The air feels very fresh today; gives a feeling of having rained the previous night, or maybe it's just the clean village air. The caretaker of this temple is a talkative, and a very accommodating guy. He tells us to take our time seeing the temple as long we'd like to. The shape of the temple externally is a little confusing. I've actually walked around twice before realising I have done so! And as expected (which sounds like a rhetoric to me even as I'm writing this), every bit of the wall is carved. The gopurum is not very high, but again, carved. And like the temple at Mosale, the carvings with the detailed features are fairly well preserved. Perks of not being very popular, probably.
Lakshmi Devi Temple: There are the standard figures that we've seen since yesterday- the Hoysala symbol with the warrior and the roaring lion, musicians playing their instruments, courtesans dancing, animals marching forward, and Gods & Goddesses. I'm surprised to note even the drain-way from the sanctum that lets out the mix of fluid following an abhishek, is carved. They must have been that passionate about perfection! There also are a number of pieces of architectural items strewn about in the area around the temple. There are a few slabs with inscriptions in an older version of Kannada (and some people have also decided to beautify it with their English - urgh!!).
Our experience: The past two days have been hectic, but very fulfilling. We have seen and learnt so much. We have not been able to visit other Hoysala structures that we wanted to. But then, I also feel it is better to take in and visit a few places at leisure, instead of rushing through and hopping from one destination to the next, to simply tick them off an ambitious list. We have also been through some tiny quaint villages, learnt so many new tongue-twister names, where life simply seems to move at a different pace altogether! We also have experienced some crazy driving with no regard for traffic rules, whatsoever!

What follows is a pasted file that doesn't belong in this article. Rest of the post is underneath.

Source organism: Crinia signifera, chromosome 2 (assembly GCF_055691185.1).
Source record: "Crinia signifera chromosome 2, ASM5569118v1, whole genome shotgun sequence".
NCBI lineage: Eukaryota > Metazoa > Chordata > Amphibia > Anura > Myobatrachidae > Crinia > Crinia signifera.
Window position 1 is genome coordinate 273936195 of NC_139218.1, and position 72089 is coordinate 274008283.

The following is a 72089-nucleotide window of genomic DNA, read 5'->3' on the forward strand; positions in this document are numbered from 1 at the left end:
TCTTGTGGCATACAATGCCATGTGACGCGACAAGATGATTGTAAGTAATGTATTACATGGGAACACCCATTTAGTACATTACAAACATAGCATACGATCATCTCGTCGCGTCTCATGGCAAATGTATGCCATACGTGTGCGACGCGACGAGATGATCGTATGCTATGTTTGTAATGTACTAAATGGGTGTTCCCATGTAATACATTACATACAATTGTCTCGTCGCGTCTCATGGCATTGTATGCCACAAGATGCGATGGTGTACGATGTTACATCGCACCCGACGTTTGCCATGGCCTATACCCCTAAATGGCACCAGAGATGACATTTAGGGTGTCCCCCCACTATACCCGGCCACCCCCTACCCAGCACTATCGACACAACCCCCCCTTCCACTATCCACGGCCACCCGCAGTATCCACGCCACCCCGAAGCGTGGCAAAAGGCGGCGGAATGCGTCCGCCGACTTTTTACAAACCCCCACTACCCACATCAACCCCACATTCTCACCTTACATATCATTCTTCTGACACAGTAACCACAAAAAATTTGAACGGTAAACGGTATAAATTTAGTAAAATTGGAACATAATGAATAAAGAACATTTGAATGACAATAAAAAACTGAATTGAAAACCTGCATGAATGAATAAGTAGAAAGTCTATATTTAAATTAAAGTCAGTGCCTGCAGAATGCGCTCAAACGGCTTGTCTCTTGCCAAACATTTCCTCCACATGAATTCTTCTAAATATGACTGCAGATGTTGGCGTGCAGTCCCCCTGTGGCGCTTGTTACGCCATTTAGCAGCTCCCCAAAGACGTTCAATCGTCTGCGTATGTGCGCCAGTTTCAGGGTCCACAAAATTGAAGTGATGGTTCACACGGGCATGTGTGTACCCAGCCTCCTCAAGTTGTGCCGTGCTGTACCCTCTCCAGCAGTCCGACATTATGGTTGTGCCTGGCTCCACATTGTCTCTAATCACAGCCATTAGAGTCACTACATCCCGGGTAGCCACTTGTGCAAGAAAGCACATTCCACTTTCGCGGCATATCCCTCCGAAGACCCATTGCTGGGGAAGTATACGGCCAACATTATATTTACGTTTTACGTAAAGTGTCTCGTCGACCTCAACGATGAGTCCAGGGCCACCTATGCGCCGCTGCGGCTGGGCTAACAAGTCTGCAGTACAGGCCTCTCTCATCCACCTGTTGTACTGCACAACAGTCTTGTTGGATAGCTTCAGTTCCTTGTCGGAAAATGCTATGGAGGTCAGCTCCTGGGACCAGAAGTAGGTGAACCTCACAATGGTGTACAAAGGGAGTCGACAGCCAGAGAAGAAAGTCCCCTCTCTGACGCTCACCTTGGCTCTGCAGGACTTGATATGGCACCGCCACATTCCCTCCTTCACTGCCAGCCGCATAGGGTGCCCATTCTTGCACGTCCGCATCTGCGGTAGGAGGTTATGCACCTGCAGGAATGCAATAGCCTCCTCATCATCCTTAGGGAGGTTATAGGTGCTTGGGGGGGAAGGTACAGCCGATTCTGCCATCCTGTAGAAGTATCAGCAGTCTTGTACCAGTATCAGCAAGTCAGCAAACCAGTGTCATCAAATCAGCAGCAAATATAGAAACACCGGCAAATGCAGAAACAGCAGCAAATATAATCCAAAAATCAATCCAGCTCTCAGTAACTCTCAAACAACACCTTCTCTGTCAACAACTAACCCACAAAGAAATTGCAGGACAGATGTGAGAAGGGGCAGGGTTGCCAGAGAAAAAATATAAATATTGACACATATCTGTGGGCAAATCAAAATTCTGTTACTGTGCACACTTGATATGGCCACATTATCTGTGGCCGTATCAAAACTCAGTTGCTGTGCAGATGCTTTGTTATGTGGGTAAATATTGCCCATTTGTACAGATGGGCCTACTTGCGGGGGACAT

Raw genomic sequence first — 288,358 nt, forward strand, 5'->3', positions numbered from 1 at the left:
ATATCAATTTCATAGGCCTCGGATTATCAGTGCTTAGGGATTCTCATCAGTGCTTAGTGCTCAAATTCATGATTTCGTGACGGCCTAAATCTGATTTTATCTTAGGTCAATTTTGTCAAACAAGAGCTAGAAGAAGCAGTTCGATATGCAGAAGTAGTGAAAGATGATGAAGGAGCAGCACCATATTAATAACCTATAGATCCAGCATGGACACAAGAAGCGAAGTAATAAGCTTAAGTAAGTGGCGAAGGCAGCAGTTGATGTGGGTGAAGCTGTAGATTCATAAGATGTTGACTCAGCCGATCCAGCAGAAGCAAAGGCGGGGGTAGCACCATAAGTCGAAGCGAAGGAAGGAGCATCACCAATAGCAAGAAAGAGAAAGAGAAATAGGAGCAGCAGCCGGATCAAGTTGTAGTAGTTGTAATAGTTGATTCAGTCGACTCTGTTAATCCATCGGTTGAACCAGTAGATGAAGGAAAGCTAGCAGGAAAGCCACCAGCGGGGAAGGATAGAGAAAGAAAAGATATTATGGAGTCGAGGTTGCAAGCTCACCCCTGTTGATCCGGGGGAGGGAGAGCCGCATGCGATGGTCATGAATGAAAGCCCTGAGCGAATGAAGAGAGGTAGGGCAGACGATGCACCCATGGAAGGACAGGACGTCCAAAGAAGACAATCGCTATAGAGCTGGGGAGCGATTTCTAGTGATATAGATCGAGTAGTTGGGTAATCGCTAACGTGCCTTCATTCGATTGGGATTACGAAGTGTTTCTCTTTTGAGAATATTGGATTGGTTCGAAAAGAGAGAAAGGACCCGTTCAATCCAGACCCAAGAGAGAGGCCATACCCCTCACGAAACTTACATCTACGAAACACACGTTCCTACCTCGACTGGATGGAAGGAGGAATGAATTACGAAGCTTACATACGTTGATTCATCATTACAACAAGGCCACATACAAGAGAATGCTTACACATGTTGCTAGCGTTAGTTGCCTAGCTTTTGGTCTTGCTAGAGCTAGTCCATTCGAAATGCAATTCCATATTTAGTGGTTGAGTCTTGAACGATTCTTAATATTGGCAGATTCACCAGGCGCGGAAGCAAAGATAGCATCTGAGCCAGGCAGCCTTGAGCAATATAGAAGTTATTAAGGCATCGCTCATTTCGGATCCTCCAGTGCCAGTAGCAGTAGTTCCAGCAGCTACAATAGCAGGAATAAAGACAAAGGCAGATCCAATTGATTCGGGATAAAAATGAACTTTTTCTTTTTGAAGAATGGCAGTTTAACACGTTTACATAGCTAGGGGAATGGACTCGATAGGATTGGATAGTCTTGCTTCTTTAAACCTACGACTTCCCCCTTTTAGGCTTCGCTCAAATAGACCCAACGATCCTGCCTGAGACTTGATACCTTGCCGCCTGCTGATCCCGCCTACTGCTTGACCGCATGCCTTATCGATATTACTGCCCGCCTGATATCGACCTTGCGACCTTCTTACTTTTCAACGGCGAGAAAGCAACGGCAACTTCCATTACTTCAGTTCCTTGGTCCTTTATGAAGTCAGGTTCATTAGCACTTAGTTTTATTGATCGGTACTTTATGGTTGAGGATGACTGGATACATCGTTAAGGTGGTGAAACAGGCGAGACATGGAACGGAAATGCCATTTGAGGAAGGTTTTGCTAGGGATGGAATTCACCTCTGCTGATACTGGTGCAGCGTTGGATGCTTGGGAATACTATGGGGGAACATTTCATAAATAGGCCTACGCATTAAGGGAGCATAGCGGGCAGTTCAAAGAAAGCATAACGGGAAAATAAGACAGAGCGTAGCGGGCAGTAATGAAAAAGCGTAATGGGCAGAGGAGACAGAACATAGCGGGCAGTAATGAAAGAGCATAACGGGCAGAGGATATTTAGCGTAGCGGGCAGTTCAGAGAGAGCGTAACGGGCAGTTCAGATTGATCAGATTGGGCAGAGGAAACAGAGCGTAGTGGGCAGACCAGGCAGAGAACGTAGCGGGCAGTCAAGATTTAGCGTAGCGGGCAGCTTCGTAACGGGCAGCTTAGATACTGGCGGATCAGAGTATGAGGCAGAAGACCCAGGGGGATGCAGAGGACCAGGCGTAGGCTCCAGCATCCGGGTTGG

The drive back home is pleasant. The route described earlier is wonderful to drive through, as it involves some steep ghats and lush forests. The jungle air smells great, the jungle noises sound cheerful, and we drive with our windows down. At certain spots, there are vendors selling fresh farm fruits, and we stop for some wonderful red juicy watermelon.
En route we stop at Sakleshpur for lunch, at a place named Hotel Gandharva right by the highway (don't go by the name; very clean washrooms), supposedly famous for roast mutton, akki rotti and mutton curry. The fare is quite good.
This completes the rather elaborate series on my short trip to Hassan. I hope you enjoyed reading it, as much as I did, writing it!
Read also: Hoysala Grandeur: A Snapshot (Part 1), To Hassan (Part 2), To Hassan (Part 2), Chennakeshava Temple, Belur (Part 3), Inside the Chennakeshava Temple (Part 4), Flamboyant Walls (Part 5), The Old Town: Halebidu (Part 6), Drive to Mosale (Part 7), Mosale banthu Mosale (Part 8), Lakshmi Devi Temple, Doddagaddavalli (Part 9)